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Campuses find going green can be tough

Some 580 colleges have vowed to cut their greenhouse-gas impact to zero. Many missed the first deadline.

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Upgrading the infrastructure has been messy and has cost nearly $14 million since 2003. But because of that investment, the campus has been able to add nearly 500,000 square feet of new facilities and at the same time reduce its steam output, which reduces emissions.

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Centralized control of building temperatures has also made a difference. Faculty and grad students used to be able to control the thermostat when they wanted to work in the middle of the night. Now, Ms. Thompson says, “there’s more of that concept of scheduling building use, and beginning to tell people what they can and cannot do, which has been a big culture change for faculty.”

Slowly but surely, faculty and students are also being weaned off cars. Their local commuting makes up 12 percent of campus greenhouse gases. Biking incentives, shuttle buses (powered by biofuel and compressed natural gas), and more-flexible parking permits have all helped. But as fewer people need to pay parking fees and fines, “that drives a loss of revenue,” says Katherine Decarreau, director of transportation and parking services. Finding a sustainable funding stream for her green initiatives is the next challenge, she says.

These are some examples of how “the low-hanging fruit has been picked,” Thompson says. While proud of UVM’s accomplishments so far – including a new student center that meets the highest green-building standards – she wants to see emissions go down, not just hold steady.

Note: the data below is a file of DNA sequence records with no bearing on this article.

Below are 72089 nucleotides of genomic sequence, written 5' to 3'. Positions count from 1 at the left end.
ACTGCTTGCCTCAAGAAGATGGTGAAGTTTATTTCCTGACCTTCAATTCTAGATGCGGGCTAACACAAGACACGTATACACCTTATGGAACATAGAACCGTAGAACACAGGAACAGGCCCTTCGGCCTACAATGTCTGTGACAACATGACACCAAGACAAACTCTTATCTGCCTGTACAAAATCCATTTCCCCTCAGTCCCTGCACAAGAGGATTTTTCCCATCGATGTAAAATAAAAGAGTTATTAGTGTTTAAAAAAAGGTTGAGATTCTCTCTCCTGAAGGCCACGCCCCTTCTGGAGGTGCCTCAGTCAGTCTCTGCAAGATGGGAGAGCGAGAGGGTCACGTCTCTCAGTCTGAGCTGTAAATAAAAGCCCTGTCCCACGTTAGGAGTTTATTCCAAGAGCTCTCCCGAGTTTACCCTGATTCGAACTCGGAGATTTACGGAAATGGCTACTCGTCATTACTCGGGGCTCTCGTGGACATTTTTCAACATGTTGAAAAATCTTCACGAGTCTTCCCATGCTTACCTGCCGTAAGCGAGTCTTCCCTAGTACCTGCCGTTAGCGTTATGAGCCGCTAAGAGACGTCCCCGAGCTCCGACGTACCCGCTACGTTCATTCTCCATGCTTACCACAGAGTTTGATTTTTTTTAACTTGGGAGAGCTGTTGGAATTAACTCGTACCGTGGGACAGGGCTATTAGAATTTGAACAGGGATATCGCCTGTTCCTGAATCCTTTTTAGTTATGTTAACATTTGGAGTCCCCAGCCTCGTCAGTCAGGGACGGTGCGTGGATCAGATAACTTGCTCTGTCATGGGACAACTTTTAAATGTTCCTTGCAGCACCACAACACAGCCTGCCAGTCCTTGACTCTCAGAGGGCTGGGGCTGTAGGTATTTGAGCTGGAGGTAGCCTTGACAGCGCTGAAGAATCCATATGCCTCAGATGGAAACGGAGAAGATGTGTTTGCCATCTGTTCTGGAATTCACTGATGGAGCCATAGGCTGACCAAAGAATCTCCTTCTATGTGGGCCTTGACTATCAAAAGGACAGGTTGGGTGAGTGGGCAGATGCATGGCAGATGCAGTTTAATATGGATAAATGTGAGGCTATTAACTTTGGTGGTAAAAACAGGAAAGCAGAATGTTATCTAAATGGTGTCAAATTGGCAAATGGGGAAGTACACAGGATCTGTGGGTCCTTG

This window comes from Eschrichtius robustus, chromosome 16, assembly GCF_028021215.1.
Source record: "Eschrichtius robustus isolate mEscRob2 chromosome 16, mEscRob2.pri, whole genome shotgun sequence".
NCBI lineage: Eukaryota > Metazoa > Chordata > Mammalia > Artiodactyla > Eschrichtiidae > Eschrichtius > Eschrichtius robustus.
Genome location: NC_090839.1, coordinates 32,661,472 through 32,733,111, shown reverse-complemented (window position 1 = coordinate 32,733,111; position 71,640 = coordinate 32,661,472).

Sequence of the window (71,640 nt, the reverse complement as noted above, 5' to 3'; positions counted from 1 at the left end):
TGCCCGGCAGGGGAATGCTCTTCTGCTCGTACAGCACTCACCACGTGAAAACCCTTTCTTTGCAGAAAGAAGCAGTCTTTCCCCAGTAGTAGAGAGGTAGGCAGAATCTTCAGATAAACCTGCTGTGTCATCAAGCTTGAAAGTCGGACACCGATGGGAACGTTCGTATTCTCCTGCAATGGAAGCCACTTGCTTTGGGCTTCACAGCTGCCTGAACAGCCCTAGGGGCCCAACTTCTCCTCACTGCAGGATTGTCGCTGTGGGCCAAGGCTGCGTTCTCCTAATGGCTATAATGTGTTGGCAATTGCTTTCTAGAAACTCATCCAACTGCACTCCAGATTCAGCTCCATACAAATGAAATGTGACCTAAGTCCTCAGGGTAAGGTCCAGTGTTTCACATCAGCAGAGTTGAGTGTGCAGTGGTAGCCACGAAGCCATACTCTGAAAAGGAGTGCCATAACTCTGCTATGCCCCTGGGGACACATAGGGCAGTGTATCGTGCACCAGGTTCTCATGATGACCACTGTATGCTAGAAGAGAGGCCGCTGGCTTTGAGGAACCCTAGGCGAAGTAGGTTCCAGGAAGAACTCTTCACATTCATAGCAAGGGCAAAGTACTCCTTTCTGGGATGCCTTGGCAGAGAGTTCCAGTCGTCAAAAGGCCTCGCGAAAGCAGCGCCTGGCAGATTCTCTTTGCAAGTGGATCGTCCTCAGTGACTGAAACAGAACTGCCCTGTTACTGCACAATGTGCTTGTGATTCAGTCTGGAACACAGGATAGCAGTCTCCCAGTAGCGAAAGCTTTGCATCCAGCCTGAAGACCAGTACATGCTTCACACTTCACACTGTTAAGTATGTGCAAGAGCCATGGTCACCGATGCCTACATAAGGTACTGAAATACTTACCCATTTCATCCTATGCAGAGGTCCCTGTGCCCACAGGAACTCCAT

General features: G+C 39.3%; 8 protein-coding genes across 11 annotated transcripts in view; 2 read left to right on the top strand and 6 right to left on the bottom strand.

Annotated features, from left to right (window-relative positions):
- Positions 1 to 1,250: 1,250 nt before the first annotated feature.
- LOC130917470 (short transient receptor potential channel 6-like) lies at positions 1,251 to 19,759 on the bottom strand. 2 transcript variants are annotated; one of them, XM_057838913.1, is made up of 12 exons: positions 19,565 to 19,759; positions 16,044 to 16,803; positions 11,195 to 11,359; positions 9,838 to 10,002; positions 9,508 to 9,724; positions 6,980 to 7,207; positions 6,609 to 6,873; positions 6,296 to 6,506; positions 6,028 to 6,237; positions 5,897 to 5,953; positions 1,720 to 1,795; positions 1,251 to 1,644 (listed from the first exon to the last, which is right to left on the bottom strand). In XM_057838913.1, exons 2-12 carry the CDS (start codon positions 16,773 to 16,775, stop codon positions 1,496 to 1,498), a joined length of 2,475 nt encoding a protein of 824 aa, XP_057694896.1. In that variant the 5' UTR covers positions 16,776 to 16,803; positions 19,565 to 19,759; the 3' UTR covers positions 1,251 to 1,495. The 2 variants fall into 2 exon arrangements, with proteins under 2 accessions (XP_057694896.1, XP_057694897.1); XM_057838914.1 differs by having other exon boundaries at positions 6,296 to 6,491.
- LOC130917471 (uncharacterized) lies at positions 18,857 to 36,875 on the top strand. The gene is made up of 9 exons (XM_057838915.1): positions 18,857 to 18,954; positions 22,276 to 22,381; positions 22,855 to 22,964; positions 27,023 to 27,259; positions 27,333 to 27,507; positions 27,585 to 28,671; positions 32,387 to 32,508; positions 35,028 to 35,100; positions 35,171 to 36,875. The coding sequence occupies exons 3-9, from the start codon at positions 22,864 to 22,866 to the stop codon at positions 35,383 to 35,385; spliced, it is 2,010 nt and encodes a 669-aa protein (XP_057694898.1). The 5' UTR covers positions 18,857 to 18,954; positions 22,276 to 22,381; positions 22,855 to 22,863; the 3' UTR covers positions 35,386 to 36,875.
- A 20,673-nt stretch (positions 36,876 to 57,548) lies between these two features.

For UVM and other campuses, it’s key that decisionmakers break out of traditional “silos” to come up with climate action strategies, says Sally DeLeon, a research fellow at the Rocky Mountain Institute, a nonprofit energy policy think tank in Snowmass, Colo.

“A lot of times, the barrier is stated as, ‘It’s too expensive,’ ” when it comes to investing in a new heating or cooling system, she says, but often the real problem is that capital and operating budgets are looked at separately, which makes it difficult to account for money that would be saved down the road.

Factors beyond campus boundaries also play a major role. Some of UVM’s progress is due to the local Burlington Electric’s commitment to renewable sources such as hydroelectric power and a wood-burning generating station. UVM’s electricity emits about 13 percent of the campus’s greenhouse gases, but it’s much cleaner than that available on most campuses.

Universities can’t go carbon neutral on their own, Thompson says. “What we need to figure out next is how can we work with our community…. Significant reductions will require changes beyond the campus – locally, regionally, and nationally…. It’s going to be a really wild ride.”

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